The Federal Aviation Administration has denied a request by the United States Marine Corps (USMC) to restrict airspace over the proposed small arms firing range for the Marines on the northern tip of Guam and northwest of Andersen Air Force Base, the office of Sen. Clynt Ridgell announced.
The senator was among those who responded to the Federal Aviation Administration’s notice of proposed rulemaking published on March 5, 2019, requested by the USMC.
Ridgell said his chief concern was the necessity to restrict airspace at 4,900 feet mean sea level (MSL) for live-fire from small arms weapons training activities proposed within the established R-7202, located at the northern portion of Guam as part of the USMC’s Live Fire Training Range Complex.
According to the senator, he didn’t understand the need to restrict this much airspace over a small-arms firing range and that in fact, it turns out that this airspace restriction is completely unnecessary.
On July 8, 2019, the FAA threw out the proposal, stating that they do not establish restricted areas for small arms gun ranges and concluded that “issuing a restricted area for small arm gun ranges in Guam would set a precedent nationwide at military and countless civilian gun clubs.”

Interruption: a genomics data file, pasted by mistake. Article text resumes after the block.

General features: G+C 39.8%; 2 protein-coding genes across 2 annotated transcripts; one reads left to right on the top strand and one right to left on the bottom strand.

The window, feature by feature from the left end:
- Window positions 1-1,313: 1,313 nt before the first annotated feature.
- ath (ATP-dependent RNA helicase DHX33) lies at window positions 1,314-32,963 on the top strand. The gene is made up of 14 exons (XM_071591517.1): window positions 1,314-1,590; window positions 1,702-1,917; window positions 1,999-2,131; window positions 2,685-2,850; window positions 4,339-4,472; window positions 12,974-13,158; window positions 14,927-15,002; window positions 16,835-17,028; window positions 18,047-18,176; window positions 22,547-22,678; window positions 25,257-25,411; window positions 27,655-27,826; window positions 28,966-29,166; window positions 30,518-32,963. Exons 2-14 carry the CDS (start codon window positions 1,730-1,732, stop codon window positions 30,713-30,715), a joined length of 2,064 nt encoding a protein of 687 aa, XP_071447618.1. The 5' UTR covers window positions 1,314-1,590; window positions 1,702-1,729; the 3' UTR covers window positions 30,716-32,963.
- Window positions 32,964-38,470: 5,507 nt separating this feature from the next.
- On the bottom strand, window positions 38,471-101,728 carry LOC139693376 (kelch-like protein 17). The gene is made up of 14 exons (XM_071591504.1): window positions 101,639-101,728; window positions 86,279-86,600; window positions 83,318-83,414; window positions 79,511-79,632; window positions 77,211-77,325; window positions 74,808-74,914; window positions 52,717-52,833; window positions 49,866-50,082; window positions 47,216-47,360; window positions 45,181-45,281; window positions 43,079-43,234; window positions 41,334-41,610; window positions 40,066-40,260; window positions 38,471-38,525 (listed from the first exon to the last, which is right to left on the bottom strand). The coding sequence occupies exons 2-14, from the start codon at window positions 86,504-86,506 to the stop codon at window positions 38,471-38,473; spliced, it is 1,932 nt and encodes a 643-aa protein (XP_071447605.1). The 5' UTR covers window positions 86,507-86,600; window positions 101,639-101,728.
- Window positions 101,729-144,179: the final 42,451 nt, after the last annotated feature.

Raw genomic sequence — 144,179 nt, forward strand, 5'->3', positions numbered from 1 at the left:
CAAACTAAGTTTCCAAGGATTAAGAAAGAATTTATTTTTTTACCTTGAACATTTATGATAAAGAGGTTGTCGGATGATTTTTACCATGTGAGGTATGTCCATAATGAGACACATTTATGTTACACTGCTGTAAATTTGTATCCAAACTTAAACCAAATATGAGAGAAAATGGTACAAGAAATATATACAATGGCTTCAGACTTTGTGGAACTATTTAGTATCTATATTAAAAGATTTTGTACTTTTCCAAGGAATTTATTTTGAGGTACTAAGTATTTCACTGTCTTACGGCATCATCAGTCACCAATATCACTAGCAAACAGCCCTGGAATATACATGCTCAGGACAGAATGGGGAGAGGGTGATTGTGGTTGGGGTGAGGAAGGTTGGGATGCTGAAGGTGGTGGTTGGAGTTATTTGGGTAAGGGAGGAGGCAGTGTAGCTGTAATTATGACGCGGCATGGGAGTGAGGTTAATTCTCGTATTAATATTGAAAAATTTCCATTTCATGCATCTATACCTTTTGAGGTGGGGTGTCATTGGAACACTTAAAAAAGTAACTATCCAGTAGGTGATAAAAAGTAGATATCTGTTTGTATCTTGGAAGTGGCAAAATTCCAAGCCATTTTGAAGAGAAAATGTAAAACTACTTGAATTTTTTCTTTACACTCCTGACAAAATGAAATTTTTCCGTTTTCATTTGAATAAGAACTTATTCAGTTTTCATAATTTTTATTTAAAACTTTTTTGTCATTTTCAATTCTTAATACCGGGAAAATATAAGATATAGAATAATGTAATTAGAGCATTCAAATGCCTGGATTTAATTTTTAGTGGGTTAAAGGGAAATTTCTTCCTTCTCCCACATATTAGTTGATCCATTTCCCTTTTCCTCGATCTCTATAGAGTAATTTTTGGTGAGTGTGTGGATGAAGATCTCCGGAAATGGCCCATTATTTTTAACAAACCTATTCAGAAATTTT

The FAA further stated that “the USMC has numerous live-fire ranges without the segregation that a restricted area provides and can complete their mission safely and effectively in Guam without one.”
Reacting to the news, Senator Ridgell said: “This, to me, is an example of how the Department of Defense asks to restrict more space than it needs. In fact, the FAA notes that the USMC has numerous firing ranges that it currently uses without this type of restricted air space. Why, then, are they asking for this type of restriction on Guam? Why is Guam different? This is a prime example of why we all must remain vigilant and keep a watchful eye over DOD and its plans for the military buildup. Who knows what other spaces they will unnecessarily restrict if left unchecked?”